The solution seeks to place the learner in a real world situation, have them make decisions and see the outcomes of those decisions. In the final scenario, the learner is required to flex their style based on what they know about two members of the customer’s organization. As in real life, they have the opportunity to overcome mistakes if they recognize them early enough. So far, feedback for the course has been overwhelmingly positive and other PepsiCo functions are considering the applicability of it to their audiences as well.
Design and Delivery
1st Place - HCSC
Centers for Medicare & Medicade Services requires sponsors to implement effective compliance programs. Health Care Service Corporation is constantly looking for ways to improve the employees’ understanding of the company’s core values and how violations of the law, government contracts, corporate policy and Code of Business Ethics and Conduct (Code) impact the business’s success..
Recently, ECD transformed the traditional computer based compliance training to a storytelling approach that not only reinforces policies but also engages the learner in a way that will help them remember and apply the information later. This approach covers required compliance topics using stick figure animation, relevant scenarios, custom pictures and conversational language. Employees experience ethical dilemmas along with characters played by their coworkers and two main animated characters of a visual story and practice identifying and addressing compliance risks.
HSCS’s storytelling technique for compliance training has received several awards, including a Health Ethics Trust Best Practice Award, a Best of Blue Award from the Blues Association; likewise it won ‘best’ in the eLearning Guild’s 2015 Demo Fest. The recognition from the compliance and ethics field and healthcare industry, combined with recognition from the learning field and even the media industry, has strengthen senior leadership’s trust in the company’s innovative techniques for increasing learning retention and engagement.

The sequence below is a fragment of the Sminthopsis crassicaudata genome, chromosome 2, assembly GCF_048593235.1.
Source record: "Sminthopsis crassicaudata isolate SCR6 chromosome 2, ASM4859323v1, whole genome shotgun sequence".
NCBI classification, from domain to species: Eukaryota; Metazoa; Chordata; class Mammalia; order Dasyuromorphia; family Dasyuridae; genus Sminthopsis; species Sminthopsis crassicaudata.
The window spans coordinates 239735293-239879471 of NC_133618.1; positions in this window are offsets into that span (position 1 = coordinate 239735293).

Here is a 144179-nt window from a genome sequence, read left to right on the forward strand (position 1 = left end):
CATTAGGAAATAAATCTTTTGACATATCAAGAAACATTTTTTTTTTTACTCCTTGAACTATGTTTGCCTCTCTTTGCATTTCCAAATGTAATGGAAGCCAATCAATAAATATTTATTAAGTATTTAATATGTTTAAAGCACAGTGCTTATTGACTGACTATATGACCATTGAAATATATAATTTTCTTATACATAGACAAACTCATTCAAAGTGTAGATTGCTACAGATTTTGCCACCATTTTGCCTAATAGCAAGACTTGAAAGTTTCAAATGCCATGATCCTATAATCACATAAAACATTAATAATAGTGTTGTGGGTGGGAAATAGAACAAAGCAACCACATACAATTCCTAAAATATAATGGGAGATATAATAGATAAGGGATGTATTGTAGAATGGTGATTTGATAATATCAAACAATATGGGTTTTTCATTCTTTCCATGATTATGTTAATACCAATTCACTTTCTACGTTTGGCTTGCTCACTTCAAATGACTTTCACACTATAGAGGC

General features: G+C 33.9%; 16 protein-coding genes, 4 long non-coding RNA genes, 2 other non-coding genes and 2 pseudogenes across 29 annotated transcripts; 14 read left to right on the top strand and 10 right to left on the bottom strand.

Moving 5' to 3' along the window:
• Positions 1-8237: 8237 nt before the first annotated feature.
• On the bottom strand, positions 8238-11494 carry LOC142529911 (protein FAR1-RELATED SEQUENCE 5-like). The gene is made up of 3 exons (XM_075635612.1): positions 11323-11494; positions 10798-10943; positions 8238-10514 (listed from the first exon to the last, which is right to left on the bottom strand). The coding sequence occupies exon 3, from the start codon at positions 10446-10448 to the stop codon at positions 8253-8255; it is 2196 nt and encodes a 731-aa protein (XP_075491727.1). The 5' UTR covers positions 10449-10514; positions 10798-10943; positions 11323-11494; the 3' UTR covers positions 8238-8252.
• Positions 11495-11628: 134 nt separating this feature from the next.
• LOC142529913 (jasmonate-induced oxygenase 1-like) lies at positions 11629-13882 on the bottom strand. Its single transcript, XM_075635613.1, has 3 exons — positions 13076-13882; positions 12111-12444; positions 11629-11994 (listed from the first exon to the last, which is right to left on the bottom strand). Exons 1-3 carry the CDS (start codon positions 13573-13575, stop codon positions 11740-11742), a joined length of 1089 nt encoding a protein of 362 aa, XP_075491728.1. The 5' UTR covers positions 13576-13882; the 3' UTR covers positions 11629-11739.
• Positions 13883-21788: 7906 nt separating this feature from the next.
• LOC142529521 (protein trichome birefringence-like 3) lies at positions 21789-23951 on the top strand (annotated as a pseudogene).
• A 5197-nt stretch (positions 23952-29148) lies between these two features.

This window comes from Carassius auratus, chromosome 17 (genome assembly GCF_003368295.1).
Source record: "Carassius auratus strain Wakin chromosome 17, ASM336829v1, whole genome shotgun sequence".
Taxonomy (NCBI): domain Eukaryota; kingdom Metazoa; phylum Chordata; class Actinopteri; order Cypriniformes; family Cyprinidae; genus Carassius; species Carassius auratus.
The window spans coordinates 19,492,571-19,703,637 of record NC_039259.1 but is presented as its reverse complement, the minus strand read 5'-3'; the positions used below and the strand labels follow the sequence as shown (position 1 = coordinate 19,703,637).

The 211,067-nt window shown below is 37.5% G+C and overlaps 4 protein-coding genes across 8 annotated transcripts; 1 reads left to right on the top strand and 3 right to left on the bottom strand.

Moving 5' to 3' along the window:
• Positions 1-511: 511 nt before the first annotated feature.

2nd Place - Frito Lay
The FritoLay frontline managers struggled to teach route delivery personnel the nuances of gaining efficiency in the field.
In partnership with Infinitude Creative Group, FritoLay designed an interactive experience that centers around the importance of working efficiently. The training addresses the goals of operational consistency and the drive for improvement. It also provides content in a manner that is far more engaging and entertaining than past efforts. Using humor and game-like story lines (parodied after the Amazing Race television program), it provides consistent organizational language for the field in an effort to get the entire FritoLay operations on the same page.
Participants are now being held accountable for their actual performance. They are required to show improvement where efficiencies can be gained and so far the results have been very positive. Moreover, the eLearning courses have created a 'buzz' among participants and freed up field trainers to focus on more advanced topics.
1st Place - Southwest Airlines
In 2008, Southwest Airlines surveyed the senior leadership team on leadership development practices and found potential future leaders were lacking several core competencies. As a result, Southwest sought to expand their existing Manager in Training program, focusing on the areas of strategic thinking, change leadership and business acumen.
Managers-in-Training, Level II (MIT II) was developed for Managers and Directors who are seeking a long term career with Southwest Airlines and pursuing the next level of Leadership. The learning experiences in MIT include mentorship by a senior level executive, action project requiring a presentation to the Vice
President Team, cohort learning, and a week at a dude ranch to summarize the experience. It is a competitive program that accepts only those who are dedicated to personal development, leading the Southwest Way.